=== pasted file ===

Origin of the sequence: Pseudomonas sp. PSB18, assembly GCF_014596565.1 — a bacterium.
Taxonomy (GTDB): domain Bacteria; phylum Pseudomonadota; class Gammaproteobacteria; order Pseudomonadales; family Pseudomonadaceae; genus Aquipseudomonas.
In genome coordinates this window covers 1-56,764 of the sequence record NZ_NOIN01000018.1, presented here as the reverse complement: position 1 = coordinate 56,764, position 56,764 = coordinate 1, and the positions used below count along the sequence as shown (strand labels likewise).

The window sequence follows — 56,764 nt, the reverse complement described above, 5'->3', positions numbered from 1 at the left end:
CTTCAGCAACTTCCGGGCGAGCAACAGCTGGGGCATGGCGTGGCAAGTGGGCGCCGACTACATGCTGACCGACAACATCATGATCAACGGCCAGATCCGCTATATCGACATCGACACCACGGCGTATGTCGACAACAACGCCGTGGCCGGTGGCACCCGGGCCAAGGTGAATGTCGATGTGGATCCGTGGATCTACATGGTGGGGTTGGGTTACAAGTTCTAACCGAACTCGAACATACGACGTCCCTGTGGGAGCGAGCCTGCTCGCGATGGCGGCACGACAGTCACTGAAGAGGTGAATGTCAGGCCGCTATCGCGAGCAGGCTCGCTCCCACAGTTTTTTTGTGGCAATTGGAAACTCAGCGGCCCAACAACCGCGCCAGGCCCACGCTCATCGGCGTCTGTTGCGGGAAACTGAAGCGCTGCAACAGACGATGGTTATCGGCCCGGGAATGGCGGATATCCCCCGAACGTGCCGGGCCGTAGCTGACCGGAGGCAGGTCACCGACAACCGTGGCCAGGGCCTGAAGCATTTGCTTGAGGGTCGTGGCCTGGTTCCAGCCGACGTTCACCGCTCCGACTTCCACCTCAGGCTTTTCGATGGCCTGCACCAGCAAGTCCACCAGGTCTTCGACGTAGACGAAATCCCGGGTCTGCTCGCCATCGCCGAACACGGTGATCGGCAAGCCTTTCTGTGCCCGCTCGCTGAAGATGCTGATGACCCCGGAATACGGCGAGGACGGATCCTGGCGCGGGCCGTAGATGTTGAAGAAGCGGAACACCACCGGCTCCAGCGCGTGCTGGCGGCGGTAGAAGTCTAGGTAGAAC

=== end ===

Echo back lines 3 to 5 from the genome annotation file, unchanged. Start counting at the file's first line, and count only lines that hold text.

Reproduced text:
In genome coordinates this window covers 1-56,764 of the sequence record NZ_NOIN01000018.1, presented here as the reverse complement: position 1 = coordinate 56,764, position 56,764 = coordinate 1, and the positions used below count along the sequence as shown (strand labels likewise).

The window sequence follows — 56,764 nt, the reverse complement described above, 5'->3', positions numbered from 1 at the left end:
CTTCAGCAACTTCCGGGCGAGCAACAGCTGGGGCATGGCGTGGCAAGTGGGCGCCGACTACATGCTGACCGACAACATCATGATCAACGGCCAGATCCGCTATATCGACATCGACACCACGGCGTATGTCGACAACAACGCCGTGGCCGGTGGCACCCGGGCCAAGGTGAATGTCGATGTGGATCCGTGGATCTACATGGTGGGGTTGGGTTACAAGTTCTAACCGAACTCGAACATACGACGTCCCTGTGGGAGCGAGCCTGCTCGCGATGGCGGCACGACAGTCACTGAAGAGGTGAATGTCAGGCCGCTATCGCGAGCAGGCTCGCTCCCACAGTTTTTTTGTGGCAATTGGAAACTCAGCGGCCCAACAACCGCGCCAGGCCCACGCTCATCGGCGTCTGTTGCGGGAAACTGAAGCGCTGCAACAGACGATGGTTATCGGCCCGGGAATGGCGGATATCCCCCGAACGTGCCGGGCCGTAGCTGACCGGAGGCAGGTCACCGACAACCGTGGCCAGGGCCTGAAGCATTTGCTTGAGGGTCGTGGCCTGGTTCCAGCCGACGTTCACCGCTCCGACTTCCACCTCAGGCTTTTCGATGGCCTGCACCAGCAAGTCCACCAGGTCTTCGACGTAGACGAAATCCCGGGTCTGCTCGCCATCGCCGAACACGGTGATCGGCAAGCCTTTCTGTGCCCGCTCGCTGAAGATGCTGATGACCCCGGAATACGGCGAGGACGGATCCTGGCGCGGGCCGTAGATGTTGAAGAAGCGGAACACCACCGGCTCCAGCGCGTGCTGGCGGCGGTAGAAGTCTAGGTAGAAC